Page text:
The next Final Fantasy plot I want to briefly explore is Final Fantasy VIII. It’s wacky, confusing and feels like it unravels after the first disc. I once had a strategy guide that explained the plot because it was that fragmented. But there is one scene that led to a collective sigh in my school growing up. One scene that was stranger than most. A scene that feels awkward. Yes, I’m talking about the Trabia Garden scene where the main characters discover they were at an orphanage together. It’s an odd one that to this day still makes me cringe. The idea that Irvine knew because he didn’t junction GFs but didn’t say anything, the fact GFs lead to long-term memory loss, that almost every main character has a link to the orphanage, it all feels off. It could be a great scene and an excellent plot point but the way it’s told just has me roll my eyes.

This is the final mention of the Final Fantasy series, promise. This time I want to compare how the narrative is told in Final Fantasy X versus Final Fantasy XIII. The thirteenth entry in the series is one of the more controversial games in the franchise. Instead of focusing on corridors or combat, I just want to explore how we experience the world in it. In Final Fantasy X, we learn about the world as Tidus learns about it. We discover Sin, Yu Yevon and the church through story points. We learn of the Final Aeon and the sacrifice as Tidus does. Our reaction may even be the same. The world is revealed before us as we play through it, without us needing to deviate from the main path or read any codex entries. Final Fantasy XIII handles things a little different. The main points are all there, the party being turned in to l’Cie, the conflict between Gran Pulse and Cocoon, Barthandelus’ plan to merge with Orphan, it’s all there and revealed to us through the main story. However, there is a reliance on the codex entries and the Cie’th crystals to expand the lore and if you don’t read them or do said missions, there is a lot to miss out on. This can help to expand a world and give context to the characters actions.

Let us move on from a video game series and talk about one man, yes that man – Hideo Kojima. How could I talk about video game plots without mentioning him? His games can have some of the most interesting, convoluted and nonsensical stories ever told. And yet, they’re amazing. Let’s start with Policenauts. I had to get a reproduction copy for the Saturn in order to play this. The story seems straight forward enough, the main character’s ex-wife is killed after asking him to investigate her husband’s disappearance. However, as the story unfolds, you fall further and further in to the rabbit hole. Not only is it about a disappearance, it’s about organ trafficking, political conspiracies and an illness that affects the people living long-term in space. Everything is so well presented and how it all unfolds is a joy to behold. As a point-and-click, it is heavily reliant on its story and thankfully it’s a great one.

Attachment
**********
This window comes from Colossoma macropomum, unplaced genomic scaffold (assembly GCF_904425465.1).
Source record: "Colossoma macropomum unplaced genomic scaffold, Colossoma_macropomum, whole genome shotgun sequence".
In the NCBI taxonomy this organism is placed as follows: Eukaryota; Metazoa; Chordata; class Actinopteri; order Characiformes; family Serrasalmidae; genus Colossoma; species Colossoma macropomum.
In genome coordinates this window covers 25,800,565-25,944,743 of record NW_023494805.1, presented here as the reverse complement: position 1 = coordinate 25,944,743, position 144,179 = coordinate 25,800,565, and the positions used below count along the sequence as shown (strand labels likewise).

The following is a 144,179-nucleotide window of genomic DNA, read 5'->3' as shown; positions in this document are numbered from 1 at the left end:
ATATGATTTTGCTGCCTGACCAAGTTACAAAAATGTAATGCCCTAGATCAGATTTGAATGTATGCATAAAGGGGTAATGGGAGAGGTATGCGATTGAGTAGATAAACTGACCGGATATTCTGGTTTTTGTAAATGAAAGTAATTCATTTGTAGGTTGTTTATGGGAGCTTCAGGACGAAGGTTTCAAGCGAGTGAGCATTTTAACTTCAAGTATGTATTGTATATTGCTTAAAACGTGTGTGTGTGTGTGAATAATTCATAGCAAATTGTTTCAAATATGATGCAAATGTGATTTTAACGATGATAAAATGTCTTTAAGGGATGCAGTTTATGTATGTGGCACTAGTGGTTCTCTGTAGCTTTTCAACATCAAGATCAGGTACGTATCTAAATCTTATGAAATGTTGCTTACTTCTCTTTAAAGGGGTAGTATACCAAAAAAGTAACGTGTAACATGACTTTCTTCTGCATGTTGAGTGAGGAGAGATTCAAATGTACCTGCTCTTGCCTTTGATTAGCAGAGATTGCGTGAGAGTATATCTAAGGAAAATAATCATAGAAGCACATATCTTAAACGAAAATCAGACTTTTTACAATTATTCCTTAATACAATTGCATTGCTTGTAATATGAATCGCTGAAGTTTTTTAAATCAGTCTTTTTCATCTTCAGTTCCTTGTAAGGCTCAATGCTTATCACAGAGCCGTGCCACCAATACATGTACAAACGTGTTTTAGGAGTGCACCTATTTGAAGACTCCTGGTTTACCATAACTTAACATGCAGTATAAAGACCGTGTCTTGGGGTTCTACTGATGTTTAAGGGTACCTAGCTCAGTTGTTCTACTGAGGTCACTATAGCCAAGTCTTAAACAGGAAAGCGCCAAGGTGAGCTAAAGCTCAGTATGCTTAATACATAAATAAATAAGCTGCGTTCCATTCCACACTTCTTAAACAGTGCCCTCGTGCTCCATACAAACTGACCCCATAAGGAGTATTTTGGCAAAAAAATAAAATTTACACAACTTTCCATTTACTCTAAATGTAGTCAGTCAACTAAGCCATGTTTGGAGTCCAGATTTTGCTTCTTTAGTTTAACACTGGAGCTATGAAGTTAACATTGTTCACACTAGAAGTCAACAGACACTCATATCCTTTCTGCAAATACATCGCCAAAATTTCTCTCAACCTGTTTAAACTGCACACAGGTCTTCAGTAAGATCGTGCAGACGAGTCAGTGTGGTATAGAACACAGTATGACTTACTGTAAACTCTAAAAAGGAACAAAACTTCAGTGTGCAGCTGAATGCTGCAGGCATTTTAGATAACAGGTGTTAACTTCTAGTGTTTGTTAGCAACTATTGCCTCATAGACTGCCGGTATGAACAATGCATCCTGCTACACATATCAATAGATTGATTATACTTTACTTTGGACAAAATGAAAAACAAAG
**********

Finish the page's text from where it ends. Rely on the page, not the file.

Since I’m talking about Kojima games, I might as well reference the most obvious one, Metal Gear Solid. This is a great series that could stand up on its game-play and graphics alone but the plot adds a bit of spice to it. Giant robots, arms controlling bodies, internet conspiracies, rescuing a dog, the series has everything. Sometimes it can feel very convoluted but that’s part of the charm. As you explore Shadow Moses Island in the original, you begin to learn very quickly that not everything is as it seems. There is a bigger force at work here and the eventual twist is something the game hides well. This carries over in to the rest of the series, with Metal Gear Solid 3 (in my opinion) being the best story in the series. That final battle among the white lilies where you discover the Boss’ true mission is probably the most iconic scene in the series for me.

Obviously, the plot doesn’t have to be in the foreground. I have mentioned Final Fantasy XIII above but there are games that have pulled off this style well. The first that springs to mind is the Resident Evil series. Here, there is a central plot in each game that is told throughout the game, but there are overarching narratives that are hidden in diary entries you can pick up. While not necessary to understand the main story of the game you’re playing, they help to define the world of Resident Evil. I think the perfect example of this is the Keeper’s Diary in Resident Evil. While brief, it gives you a small glimpse into what it was like during the initial outbreak, the transformation in to a zombie, and the last few moments of “human” consciousness.

The final game I want to explore is Spec Ops: The Line. For me, it was a great shooter that has you make your way through a ruined Dubai with two squad-mates. It sounds like a standard game from the last generation. However, its plot is what elevates it to brilliance. Walker’s trauma, caused by the white phosphorus attack, is very slowly revealed to you has you hunt “Konrad”.  The game does a brilliant job of masking it from you but at the same time drops subtle hints from your squad-mates, Adams and Lugo. You’ll notice a few of these during your second playthrough, which you probably will go for since the game features four different endings depending on your choices. I’d recommend hunting this one down. Also, keep an eye on the title screen. It slowly changes as you progress in the story.

I hope you enjoyed my little exploration of video game stories. Obviously, there are tonnes of plots out there. What are your favourite ones? What narratives elevated or devalued a game for you? Let me know.